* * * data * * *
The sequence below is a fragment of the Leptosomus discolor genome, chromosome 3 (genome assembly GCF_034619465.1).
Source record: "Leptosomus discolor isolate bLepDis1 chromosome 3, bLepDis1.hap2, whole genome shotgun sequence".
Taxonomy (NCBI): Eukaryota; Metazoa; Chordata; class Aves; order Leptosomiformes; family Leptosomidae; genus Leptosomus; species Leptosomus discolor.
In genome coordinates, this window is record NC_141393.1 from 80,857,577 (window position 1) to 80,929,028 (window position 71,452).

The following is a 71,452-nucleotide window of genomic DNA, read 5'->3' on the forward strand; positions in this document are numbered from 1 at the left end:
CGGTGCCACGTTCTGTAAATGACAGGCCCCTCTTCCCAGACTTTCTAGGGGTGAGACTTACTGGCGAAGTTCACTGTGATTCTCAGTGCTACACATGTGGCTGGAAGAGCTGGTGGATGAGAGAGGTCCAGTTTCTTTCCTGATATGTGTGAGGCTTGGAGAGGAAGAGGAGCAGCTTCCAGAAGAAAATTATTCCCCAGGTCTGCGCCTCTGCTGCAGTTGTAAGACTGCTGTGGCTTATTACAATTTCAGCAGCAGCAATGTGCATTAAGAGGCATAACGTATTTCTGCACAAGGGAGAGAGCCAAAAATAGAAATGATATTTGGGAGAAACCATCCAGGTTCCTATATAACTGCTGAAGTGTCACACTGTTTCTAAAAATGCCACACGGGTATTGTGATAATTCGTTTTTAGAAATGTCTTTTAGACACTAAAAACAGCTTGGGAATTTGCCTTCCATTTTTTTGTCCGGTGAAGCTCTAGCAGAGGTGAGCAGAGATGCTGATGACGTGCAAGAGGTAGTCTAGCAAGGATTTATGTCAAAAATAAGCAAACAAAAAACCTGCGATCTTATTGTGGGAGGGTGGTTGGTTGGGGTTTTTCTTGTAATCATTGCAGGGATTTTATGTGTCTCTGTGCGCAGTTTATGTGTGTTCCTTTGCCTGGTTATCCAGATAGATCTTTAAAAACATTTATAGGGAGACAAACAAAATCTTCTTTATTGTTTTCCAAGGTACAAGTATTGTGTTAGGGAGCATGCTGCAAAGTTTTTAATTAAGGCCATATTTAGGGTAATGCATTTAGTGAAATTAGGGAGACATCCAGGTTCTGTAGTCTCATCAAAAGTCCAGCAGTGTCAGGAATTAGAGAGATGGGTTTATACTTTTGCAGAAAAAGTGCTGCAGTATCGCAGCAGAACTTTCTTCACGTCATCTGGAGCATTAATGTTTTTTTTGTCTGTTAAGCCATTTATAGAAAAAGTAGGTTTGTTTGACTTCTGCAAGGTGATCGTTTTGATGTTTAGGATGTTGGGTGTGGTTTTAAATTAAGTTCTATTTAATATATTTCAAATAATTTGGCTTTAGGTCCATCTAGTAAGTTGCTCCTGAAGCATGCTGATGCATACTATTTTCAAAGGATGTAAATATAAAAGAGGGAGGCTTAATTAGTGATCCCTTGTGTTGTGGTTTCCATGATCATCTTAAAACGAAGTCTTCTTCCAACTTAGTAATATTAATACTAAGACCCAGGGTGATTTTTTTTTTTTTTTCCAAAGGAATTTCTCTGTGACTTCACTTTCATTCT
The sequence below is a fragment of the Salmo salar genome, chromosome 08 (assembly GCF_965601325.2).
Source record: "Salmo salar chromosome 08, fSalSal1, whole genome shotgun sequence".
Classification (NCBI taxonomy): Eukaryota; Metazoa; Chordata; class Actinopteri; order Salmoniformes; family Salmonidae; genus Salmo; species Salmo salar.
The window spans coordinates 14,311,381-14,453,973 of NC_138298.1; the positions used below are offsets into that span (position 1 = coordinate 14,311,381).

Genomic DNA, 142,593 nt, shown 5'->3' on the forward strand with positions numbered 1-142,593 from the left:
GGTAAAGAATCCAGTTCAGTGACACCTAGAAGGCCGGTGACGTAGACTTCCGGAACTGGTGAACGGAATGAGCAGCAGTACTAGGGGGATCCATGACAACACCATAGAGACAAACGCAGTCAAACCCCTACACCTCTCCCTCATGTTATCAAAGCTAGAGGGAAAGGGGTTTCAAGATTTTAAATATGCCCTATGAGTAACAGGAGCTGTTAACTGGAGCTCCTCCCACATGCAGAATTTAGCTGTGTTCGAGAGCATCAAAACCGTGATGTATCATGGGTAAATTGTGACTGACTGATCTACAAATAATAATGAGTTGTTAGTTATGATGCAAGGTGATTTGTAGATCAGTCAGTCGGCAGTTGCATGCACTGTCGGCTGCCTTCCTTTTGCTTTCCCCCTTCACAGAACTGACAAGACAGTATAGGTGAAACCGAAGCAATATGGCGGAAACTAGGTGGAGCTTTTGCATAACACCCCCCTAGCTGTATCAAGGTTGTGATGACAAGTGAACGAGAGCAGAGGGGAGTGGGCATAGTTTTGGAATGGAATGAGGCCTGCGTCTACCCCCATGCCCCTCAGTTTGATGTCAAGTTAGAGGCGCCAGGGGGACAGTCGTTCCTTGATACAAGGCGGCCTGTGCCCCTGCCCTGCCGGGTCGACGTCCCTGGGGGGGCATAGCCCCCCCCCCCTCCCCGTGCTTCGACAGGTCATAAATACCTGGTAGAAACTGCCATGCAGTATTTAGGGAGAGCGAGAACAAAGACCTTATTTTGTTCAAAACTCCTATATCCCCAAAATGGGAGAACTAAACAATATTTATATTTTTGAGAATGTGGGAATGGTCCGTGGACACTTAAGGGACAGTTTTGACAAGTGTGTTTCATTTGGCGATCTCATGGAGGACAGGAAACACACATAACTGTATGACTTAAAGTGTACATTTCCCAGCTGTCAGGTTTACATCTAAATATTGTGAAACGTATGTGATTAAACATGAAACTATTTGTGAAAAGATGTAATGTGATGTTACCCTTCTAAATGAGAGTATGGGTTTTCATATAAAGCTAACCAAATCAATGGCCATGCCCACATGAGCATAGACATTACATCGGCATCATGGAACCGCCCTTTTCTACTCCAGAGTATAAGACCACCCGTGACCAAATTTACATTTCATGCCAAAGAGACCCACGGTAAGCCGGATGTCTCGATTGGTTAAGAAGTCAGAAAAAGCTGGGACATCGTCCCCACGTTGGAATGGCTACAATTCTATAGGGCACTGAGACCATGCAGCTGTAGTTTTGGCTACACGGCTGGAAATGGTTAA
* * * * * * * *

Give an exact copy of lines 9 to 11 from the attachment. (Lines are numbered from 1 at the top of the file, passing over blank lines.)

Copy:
Classification (NCBI taxonomy): Eukaryota; Metazoa; Chordata; class Actinopteri; order Salmoniformes; family Salmonidae; genus Salmo; species Salmo salar.
The window spans coordinates 14,311,381-14,453,973 of NC_138298.1; the positions used below are offsets into that span (position 1 = coordinate 14,311,381).

Genomic DNA, 142,593 nt, shown 5'->3' on the forward strand with positions numbered 1-142,593 from the left: